I apologize in advance for turning this comment into a complaint with the Hall of Fame but I haven't been this disappointed with the their election process since the Sabermetric community torpedoed Steve Garvey's election chances years ago.

  4. Looking at Mike's stats earlier today, I am still blown away by that 1997 season. Those numbers are not human. No player, much less a catcher, should go .362 40 124 (other than maybe Joe Dimaggio). How Larry Walker won that MVP is a mystery for the damn ages.

    I don't own that UD run producers die cut card - I am coming up to Watertown to steal it - otherwise, I own every other card shown in this post.

    I do, however, own no less than 11 cards of him in a Marlins uniform. I am not sure if I should be proud or ashamed of that fact.

    I explained in my HOF post that his legend was built in Los Angeles but cemented in New York. It is a toss up what team should go on the cap, but also, it is a good example of where a player's preference should take precedent. I would have been slightly disappointed if he went in as a Dodger, but not insulted or anything. He was an absolute monster for them.

  5. That Stained Glass card is a thing of beauty!

  6. I think of him as a Dodger, too, and I have no skin in the game. I would think most neutral fans would agree, unless they were born after about 1986 and then just might not remember much of his Dodger career.

    That said, I do think Mets is the right cap. I was in NYC for work in 2006 and went to a Mets game against the Padres. It happened to be Piazza's first game back in Shea. They did a really cool tribute to him on the video before the game, and when he came to bat, I was shocked at the love Mets fans displayed (he naturally struck out in that 1st AB). After seeing that, I get the feeling that he means more to Mets fans than he does to Dodger fans, even if I remember his greatness as a Dodger. Also, the 9/11 home run and being the Mets' star in the 2000 Subway Series kind of trumps anything he did with the Dodgers.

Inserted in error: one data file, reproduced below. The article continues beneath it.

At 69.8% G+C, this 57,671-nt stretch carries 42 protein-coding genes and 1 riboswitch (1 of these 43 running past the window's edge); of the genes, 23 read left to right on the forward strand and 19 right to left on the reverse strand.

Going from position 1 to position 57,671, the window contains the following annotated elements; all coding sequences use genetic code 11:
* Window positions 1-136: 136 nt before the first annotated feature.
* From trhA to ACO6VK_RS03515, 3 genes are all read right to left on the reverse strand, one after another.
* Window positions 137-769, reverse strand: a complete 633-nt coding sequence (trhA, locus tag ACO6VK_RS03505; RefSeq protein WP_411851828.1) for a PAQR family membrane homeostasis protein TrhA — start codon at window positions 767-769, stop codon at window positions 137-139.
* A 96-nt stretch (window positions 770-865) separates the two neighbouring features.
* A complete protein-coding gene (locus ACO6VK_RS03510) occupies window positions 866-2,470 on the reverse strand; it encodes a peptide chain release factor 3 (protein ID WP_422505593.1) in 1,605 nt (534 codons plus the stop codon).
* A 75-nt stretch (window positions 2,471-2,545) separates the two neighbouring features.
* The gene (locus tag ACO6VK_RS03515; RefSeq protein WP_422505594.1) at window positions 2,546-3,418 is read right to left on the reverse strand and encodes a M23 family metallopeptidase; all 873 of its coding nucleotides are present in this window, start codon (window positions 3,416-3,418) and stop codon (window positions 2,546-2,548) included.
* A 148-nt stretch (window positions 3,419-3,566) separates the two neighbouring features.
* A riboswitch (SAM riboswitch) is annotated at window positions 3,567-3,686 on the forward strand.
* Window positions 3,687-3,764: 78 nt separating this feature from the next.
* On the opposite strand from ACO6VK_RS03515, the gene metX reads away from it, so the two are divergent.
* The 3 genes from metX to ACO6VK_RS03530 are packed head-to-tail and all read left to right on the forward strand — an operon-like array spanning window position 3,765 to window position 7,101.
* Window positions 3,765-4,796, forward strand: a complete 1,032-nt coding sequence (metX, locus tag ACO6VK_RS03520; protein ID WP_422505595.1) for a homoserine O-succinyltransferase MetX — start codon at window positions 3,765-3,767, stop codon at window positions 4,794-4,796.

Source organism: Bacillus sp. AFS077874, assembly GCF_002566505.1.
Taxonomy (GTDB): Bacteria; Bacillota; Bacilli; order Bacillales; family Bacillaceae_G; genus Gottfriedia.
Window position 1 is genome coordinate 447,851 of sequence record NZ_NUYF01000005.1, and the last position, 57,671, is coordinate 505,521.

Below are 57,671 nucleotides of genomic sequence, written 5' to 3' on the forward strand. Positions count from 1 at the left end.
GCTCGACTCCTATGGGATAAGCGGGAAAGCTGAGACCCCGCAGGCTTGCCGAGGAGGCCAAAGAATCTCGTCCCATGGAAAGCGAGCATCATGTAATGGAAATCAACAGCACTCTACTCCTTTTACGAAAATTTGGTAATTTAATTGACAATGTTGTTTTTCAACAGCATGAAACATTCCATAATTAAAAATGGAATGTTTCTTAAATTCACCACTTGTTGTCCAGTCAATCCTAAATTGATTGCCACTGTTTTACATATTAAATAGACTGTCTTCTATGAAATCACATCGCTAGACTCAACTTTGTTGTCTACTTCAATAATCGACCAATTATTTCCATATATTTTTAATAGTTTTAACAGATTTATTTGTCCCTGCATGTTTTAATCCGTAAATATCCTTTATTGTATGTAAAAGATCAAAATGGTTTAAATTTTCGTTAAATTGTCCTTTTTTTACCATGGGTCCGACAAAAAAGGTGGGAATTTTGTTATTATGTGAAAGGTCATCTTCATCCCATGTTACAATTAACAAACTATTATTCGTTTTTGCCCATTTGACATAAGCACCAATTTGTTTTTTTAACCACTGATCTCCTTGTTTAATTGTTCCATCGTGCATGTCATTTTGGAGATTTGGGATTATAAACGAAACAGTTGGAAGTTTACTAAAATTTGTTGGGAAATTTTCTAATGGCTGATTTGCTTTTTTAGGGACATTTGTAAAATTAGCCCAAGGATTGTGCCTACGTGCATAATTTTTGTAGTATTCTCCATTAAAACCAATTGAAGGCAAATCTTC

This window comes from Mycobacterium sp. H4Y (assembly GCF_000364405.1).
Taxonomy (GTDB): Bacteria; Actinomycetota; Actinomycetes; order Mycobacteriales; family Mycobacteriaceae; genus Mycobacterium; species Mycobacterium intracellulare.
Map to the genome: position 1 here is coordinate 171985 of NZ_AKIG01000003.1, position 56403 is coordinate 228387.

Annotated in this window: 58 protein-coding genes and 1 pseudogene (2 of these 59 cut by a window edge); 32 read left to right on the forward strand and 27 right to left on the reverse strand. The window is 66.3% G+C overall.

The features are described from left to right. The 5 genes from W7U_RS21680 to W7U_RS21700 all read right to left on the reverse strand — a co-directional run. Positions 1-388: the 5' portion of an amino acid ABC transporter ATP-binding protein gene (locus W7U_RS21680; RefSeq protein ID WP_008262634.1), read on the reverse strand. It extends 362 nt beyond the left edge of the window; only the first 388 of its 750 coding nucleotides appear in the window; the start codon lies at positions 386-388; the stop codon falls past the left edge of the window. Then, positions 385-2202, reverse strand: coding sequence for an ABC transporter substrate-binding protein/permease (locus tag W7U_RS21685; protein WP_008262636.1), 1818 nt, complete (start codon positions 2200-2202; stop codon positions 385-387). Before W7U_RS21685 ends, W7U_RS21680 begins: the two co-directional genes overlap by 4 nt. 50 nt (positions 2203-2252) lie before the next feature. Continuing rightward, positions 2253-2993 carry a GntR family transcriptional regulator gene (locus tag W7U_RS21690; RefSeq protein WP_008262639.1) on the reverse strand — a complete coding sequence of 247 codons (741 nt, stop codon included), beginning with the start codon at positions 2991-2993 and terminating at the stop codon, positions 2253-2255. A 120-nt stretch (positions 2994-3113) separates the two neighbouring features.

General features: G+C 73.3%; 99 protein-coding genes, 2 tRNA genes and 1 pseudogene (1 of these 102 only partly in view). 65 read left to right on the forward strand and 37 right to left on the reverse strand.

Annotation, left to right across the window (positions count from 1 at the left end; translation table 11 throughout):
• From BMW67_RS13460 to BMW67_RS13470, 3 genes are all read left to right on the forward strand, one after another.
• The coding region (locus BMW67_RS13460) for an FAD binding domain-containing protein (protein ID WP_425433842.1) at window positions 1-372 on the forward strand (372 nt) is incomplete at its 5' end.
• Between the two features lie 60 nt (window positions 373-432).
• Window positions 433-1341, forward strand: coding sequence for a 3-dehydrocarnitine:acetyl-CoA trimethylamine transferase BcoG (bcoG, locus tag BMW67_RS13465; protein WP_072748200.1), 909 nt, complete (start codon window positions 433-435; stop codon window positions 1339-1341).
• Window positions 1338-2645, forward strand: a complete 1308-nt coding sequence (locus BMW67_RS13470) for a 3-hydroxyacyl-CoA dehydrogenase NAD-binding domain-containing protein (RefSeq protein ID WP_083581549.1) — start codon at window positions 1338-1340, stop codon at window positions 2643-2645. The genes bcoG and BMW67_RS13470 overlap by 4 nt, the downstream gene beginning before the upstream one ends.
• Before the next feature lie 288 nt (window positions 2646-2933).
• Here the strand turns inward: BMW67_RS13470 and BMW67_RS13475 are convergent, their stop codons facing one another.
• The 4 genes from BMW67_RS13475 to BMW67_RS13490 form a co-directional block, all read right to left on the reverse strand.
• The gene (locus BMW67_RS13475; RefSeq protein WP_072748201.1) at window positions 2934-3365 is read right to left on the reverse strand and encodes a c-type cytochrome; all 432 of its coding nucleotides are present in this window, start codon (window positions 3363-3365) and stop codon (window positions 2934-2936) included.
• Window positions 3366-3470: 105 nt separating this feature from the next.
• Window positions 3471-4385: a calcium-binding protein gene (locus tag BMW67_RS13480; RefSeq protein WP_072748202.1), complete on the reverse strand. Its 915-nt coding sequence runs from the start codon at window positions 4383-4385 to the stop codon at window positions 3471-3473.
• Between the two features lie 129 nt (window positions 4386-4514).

I also agree with jacobmrley - this is the perfect situation where the player's preference should be the difference maker.

    Finally, he's very different from Pedro - I think most fans don't even know Martinez was a Dodger.

  7. I'm happy to see Piazza in the Hall. Pulling his cards those first 2-3 years of his career as the Dodgers was fun and I'm not a Dodger fan. Because of those early early years I primarily think of him as a Dodger, but I believe he should go in as a Met. I even forgot that he played for Oakland for a season.

    Yes, that Stained Glass card is great. Unfortunately I never pulled his card from a pack. Good to see it for the first time.

  8. Until you pointed it out, I assumed he was a Dodger longer than a Met. Dodger.

  9. I agree with lifetimetopps... Mike Piazza means much more to the Mets and their fans than he means to the Dodgers, and I believe Piazza understands and appreciates that. The fact that the Mets have kept #31 out of circulation and will likely retire it while the Dodgers gave it to guys like Tim Federowicz, Brandon League and Drew Butera illustrates the difference in the value placed on Piazza by the two organizations.

    Besides, if your employer had traded YOU to the Marlins, wouldn't you regard them with disdain?

    1. Star baseball players get traded all the time. Mike Piazza needs to get over his grudge. It's not healthy. As for whether the Mets or Dodgers "treated him better," I don't care. Like I said, this is an emotional argument. How Piazza "feels" about the teams he played for may matter to him or to Cooperstown, not to me.

  10. Dodgers... Mets... Padres. Where do the A's fall?

    P.S. Piazza will forever be a Dodger in my mind too.

  11. I'm just glad that my favorite player of all time is in the Hall of Fame.

    And, yes, Piazza will always be a Dodger to me!

  12. Piazza is my second favorite player, behind Griffey so Wednesday was a great day for me! I think of Piazza as a Dodger because that's where he started. That was my favorite team at the time and that's the team he became a star playing for. He had plenty of great years with the Mets, but he became a star with the Mets. It's the same way for me with Griffey. He started and became a start with the Mariners. I will always associate him with the Mariners. Pujols - Cardinals and so forth.